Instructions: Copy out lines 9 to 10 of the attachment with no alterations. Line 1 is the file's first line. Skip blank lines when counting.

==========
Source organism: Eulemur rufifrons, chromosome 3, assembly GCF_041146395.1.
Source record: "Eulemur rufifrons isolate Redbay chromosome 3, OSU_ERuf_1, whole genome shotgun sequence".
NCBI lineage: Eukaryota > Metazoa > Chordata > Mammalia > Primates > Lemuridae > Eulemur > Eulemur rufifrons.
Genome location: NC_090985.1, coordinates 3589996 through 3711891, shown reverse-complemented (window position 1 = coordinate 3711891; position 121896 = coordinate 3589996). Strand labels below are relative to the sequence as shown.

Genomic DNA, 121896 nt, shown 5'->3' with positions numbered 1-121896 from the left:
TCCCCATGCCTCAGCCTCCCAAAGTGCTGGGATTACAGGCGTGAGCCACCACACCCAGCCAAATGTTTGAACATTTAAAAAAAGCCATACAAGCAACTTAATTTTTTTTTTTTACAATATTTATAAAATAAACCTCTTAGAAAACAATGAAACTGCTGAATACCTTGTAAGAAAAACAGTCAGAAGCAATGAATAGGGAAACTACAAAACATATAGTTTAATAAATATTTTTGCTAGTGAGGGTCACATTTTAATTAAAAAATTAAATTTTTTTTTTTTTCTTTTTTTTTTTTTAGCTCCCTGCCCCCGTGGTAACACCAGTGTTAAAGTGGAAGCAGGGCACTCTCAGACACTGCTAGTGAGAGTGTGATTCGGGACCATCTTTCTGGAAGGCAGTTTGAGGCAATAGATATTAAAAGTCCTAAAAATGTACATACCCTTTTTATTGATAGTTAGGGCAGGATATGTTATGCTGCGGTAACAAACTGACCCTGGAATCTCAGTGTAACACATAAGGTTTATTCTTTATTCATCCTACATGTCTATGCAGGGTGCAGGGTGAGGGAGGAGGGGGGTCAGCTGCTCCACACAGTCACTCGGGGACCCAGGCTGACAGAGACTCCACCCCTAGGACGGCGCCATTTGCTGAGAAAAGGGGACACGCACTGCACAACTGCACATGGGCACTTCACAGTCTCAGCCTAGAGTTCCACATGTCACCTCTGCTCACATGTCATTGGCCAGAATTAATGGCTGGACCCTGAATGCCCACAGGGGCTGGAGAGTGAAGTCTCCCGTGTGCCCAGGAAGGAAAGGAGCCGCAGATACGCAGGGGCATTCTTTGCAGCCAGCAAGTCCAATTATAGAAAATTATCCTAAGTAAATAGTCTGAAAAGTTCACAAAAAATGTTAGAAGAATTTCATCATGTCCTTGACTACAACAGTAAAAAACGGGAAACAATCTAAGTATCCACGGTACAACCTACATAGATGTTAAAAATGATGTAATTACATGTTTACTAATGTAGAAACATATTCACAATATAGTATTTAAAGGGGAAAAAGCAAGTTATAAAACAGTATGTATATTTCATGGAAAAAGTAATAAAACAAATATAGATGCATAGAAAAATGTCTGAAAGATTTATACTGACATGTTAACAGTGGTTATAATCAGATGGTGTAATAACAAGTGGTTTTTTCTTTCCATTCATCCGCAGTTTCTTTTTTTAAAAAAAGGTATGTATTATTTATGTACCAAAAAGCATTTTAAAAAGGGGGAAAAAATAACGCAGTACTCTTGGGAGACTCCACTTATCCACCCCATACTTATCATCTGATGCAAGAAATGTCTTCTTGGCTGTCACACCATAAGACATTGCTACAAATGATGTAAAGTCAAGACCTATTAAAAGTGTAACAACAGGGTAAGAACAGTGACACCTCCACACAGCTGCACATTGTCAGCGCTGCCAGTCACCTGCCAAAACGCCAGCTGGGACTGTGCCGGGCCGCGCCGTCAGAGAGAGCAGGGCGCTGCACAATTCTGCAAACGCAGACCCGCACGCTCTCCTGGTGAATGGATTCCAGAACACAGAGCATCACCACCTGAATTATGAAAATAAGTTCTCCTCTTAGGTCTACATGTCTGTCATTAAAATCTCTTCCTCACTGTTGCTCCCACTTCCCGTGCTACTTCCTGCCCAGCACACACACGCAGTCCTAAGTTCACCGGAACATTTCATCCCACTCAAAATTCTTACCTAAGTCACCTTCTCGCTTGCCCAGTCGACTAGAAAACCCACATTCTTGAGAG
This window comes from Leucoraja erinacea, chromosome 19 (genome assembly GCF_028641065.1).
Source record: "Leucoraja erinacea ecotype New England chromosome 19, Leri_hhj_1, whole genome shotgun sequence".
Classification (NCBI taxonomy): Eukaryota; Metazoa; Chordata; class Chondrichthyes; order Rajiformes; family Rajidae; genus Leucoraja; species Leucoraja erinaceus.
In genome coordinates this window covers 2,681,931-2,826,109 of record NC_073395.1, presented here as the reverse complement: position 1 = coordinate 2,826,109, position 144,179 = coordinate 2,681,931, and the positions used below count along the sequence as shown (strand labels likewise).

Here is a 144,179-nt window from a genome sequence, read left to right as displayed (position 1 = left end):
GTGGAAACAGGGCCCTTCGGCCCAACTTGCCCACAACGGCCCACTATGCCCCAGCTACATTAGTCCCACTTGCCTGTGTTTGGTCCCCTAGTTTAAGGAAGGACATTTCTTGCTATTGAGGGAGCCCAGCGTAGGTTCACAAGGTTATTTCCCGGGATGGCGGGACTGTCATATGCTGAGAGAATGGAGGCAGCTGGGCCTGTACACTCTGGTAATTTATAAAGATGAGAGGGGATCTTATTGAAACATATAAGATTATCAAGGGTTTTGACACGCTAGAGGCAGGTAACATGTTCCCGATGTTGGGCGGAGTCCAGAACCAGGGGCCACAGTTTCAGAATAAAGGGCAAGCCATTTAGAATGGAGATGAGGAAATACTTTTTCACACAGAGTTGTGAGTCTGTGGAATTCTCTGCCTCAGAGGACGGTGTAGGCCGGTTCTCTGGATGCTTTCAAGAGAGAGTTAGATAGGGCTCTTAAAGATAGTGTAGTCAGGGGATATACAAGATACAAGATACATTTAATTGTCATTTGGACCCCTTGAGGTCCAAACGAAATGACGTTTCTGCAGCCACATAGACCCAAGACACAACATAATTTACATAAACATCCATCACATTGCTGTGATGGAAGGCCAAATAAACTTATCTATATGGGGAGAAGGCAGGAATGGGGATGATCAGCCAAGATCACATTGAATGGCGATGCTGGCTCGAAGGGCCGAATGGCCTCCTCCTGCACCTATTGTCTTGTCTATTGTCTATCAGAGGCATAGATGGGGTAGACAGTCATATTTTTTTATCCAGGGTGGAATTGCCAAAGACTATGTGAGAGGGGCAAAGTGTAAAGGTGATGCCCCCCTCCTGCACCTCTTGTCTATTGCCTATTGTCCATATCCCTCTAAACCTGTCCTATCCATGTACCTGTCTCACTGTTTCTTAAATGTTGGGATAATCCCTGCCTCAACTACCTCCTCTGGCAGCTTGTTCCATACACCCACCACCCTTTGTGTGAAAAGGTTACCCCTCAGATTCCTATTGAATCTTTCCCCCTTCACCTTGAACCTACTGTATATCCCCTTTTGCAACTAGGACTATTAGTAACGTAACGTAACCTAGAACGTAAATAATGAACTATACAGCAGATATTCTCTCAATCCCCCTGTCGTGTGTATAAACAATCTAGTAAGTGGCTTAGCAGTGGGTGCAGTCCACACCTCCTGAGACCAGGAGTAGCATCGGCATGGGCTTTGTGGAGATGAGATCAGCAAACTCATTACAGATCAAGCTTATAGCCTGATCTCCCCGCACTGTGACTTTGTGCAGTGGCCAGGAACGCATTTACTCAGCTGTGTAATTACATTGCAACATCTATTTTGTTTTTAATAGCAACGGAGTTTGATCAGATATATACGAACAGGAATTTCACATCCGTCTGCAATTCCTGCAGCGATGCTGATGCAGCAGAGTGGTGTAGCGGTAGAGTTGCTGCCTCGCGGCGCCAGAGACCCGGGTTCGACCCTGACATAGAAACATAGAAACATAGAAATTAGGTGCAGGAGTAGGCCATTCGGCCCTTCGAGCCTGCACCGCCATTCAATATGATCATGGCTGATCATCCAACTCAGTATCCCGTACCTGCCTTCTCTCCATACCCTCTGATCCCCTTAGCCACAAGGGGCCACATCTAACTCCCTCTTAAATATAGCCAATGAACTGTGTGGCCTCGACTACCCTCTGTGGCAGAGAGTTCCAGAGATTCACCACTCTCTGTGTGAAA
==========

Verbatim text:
Classification (NCBI taxonomy): Eukaryota; Metazoa; Chordata; class Chondrichthyes; order Rajiformes; family Rajidae; genus Leucoraja; species Leucoraja erinaceus.
In genome coordinates this window covers 2,681,931-2,826,109 of record NC_073395.1, presented here as the reverse complement: position 1 = coordinate 2,826,109, position 144,179 = coordinate 2,681,931, and the positions used below count along the sequence as shown (strand labels likewise).